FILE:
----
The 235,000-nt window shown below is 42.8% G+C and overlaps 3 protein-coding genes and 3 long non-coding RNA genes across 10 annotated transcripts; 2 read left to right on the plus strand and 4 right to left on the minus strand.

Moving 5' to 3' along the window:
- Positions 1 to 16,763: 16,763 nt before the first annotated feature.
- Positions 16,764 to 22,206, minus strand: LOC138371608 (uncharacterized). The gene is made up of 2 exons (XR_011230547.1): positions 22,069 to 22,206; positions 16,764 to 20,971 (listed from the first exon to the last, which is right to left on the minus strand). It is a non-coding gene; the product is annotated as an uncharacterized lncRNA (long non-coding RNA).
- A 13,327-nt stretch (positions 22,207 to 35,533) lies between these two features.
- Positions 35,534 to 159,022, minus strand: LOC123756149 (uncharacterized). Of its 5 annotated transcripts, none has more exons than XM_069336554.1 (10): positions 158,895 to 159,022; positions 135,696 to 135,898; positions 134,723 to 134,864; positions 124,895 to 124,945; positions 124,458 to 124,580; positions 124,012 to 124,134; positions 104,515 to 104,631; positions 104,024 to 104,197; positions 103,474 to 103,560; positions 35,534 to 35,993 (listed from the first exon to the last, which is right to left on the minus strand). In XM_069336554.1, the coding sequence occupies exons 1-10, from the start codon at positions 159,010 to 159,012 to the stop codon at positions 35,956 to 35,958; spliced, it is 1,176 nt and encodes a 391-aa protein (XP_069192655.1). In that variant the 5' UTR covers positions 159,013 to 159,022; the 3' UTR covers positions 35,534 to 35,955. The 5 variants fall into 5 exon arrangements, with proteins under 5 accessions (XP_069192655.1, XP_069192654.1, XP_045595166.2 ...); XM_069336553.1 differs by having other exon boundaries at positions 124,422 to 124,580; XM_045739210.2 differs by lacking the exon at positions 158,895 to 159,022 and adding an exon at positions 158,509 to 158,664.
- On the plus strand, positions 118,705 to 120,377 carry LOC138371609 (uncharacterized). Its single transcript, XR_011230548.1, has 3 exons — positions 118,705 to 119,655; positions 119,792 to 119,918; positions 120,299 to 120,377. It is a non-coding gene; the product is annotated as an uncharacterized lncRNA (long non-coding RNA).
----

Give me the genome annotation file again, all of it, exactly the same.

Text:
The 235,000-nt window shown below is 42.8% G+C and overlaps 3 protein-coding genes and 3 long non-coding RNA genes across 10 annotated transcripts; 2 read left to right on the plus strand and 4 right to left on the minus strand.

Moving 5' to 3' along the window:
- Positions 1 to 16,763: 16,763 nt before the first annotated feature.
- Positions 16,764 to 22,206, minus strand: LOC138371608 (uncharacterized). The gene is made up of 2 exons (XR_011230547.1): positions 22,069 to 22,206; positions 16,764 to 20,971 (listed from the first exon to the last, which is right to left on the minus strand). It is a non-coding gene; the product is annotated as an uncharacterized lncRNA (long non-coding RNA).
- A 13,327-nt stretch (positions 22,207 to 35,533) lies between these two features.
- Positions 35,534 to 159,022, minus strand: LOC123756149 (uncharacterized). Of its 5 annotated transcripts, none has more exons than XM_069336554.1 (10): positions 158,895 to 159,022; positions 135,696 to 135,898; positions 134,723 to 134,864; positions 124,895 to 124,945; positions 124,458 to 124,580; positions 124,012 to 124,134; positions 104,515 to 104,631; positions 104,024 to 104,197; positions 103,474 to 103,560; positions 35,534 to 35,993 (listed from the first exon to the last, which is right to left on the minus strand). In XM_069336554.1, the coding sequence occupies exons 1-10, from the start codon at positions 159,010 to 159,012 to the stop codon at positions 35,956 to 35,958; spliced, it is 1,176 nt and encodes a 391-aa protein (XP_069192655.1). In that variant the 5' UTR covers positions 159,013 to 159,022; the 3' UTR covers positions 35,534 to 35,955. The 5 variants fall into 5 exon arrangements, with proteins under 5 accessions (XP_069192655.1, XP_069192654.1, XP_045595166.2 ...); XM_069336553.1 differs by having other exon boundaries at positions 124,422 to 124,580; XM_045739210.2 differs by lacking the exon at positions 158,895 to 159,022 and adding an exon at positions 158,509 to 158,664.
- On the plus strand, positions 118,705 to 120,377 carry LOC138371609 (uncharacterized). Its single transcript, XR_011230548.1, has 3 exons — positions 118,705 to 119,655; positions 119,792 to 119,918; positions 120,299 to 120,377. It is a non-coding gene; the product is annotated as an uncharacterized lncRNA (long non-coding RNA).